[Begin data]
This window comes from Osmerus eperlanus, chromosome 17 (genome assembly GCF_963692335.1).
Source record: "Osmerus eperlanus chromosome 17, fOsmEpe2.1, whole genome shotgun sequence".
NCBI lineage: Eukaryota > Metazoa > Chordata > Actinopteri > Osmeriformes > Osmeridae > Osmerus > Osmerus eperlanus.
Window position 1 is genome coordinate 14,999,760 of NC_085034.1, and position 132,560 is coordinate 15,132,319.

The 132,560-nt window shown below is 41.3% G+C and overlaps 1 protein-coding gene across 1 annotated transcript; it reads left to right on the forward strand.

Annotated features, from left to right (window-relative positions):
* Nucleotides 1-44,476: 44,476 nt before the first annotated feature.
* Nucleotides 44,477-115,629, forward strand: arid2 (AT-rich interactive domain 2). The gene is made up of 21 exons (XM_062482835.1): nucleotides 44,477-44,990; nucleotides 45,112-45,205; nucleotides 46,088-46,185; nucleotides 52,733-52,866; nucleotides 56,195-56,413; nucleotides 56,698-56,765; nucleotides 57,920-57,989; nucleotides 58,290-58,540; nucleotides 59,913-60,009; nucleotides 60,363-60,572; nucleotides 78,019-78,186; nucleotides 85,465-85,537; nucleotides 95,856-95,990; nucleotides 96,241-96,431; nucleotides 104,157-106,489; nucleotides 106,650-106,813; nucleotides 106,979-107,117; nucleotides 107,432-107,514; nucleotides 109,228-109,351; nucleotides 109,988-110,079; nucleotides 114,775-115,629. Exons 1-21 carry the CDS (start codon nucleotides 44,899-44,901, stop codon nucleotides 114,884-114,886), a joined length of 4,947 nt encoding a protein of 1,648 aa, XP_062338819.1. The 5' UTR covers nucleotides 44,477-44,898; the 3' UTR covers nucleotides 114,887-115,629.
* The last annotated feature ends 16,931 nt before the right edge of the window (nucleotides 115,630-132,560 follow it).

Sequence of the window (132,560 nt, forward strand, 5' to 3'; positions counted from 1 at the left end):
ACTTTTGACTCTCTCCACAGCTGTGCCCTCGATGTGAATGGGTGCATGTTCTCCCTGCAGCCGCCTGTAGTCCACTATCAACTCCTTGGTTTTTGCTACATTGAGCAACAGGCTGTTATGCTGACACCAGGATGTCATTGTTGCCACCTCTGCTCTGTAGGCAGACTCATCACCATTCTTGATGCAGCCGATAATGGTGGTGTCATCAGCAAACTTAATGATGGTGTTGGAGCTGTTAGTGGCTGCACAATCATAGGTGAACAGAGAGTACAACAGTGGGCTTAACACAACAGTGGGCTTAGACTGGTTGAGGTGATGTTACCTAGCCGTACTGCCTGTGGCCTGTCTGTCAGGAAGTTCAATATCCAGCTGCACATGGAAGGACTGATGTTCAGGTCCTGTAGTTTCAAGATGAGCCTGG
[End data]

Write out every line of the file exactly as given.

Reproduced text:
This window comes from Osmerus eperlanus, chromosome 17 (genome assembly GCF_963692335.1).
Source record: "Osmerus eperlanus chromosome 17, fOsmEpe2.1, whole genome shotgun sequence".
NCBI lineage: Eukaryota > Metazoa > Chordata > Actinopteri > Osmeriformes > Osmeridae > Osmerus > Osmerus eperlanus.
Window position 1 is genome coordinate 14,999,760 of NC_085034.1, and position 132,560 is coordinate 15,132,319.

The 132,560-nt window shown below is 41.3% G+C and overlaps 1 protein-coding gene across 1 annotated transcript; it reads left to right on the forward strand.

Annotated features, from left to right (window-relative positions):
* Nucleotides 1-44,476: 44,476 nt before the first annotated feature.
* Nucleotides 44,477-115,629, forward strand: arid2 (AT-rich interactive domain 2). The gene is made up of 21 exons (XM_062482835.1): nucleotides 44,477-44,990; nucleotides 45,112-45,205; nucleotides 46,088-46,185; nucleotides 52,733-52,866; nucleotides 56,195-56,413; nucleotides 56,698-56,765; nucleotides 57,920-57,989; nucleotides 58,290-58,540; nucleotides 59,913-60,009; nucleotides 60,363-60,572; nucleotides 78,019-78,186; nucleotides 85,465-85,537; nucleotides 95,856-95,990; nucleotides 96,241-96,431; nucleotides 104,157-106,489; nucleotides 106,650-106,813; nucleotides 106,979-107,117; nucleotides 107,432-107,514; nucleotides 109,228-109,351; nucleotides 109,988-110,079; nucleotides 114,775-115,629. Exons 1-21 carry the CDS (start codon nucleotides 44,899-44,901, stop codon nucleotides 114,884-114,886), a joined length of 4,947 nt encoding a protein of 1,648 aa, XP_062338819.1. The 5' UTR covers nucleotides 44,477-44,898; the 3' UTR covers nucleotides 114,887-115,629.
* The last annotated feature ends 16,931 nt before the right edge of the window (nucleotides 115,630-132,560 follow it).

Sequence of the window (132,560 nt, forward strand, 5' to 3'; positions counted from 1 at the left end):
ACTTTTGACTCTCTCCACAGCTGTGCCCTCGATGTGAATGGGTGCATGTTCTCCCTGCAGCCGCCTGTAGTCCACTATCAACTCCTTGGTTTTTGCTACATTGAGCAACAGGCTGTTATGCTGACACCAGGATGTCATTGTTGCCACCTCTGCTCTGTAGGCAGACTCATCACCATTCTTGATGCAGCCGATAATGGTGGTGTCATCAGCAAACTTAATGATGGTGTTGGAGCTGTTAGTGGCTGCACAATCATAGGTGAACAGAGAGTACAACAGTGGGCTTAACACAACAGTGGGCTTAGACTGGTTGAGGTGATGTTACCTAGCCGTACTGCCTGTGGCCTGTCTGTCAGGAAGTTCAATATCCAGCTGCACATGGAAGGACTGATGTTCAGGTCCTGTAGTTTCAAGATGAGCCTGG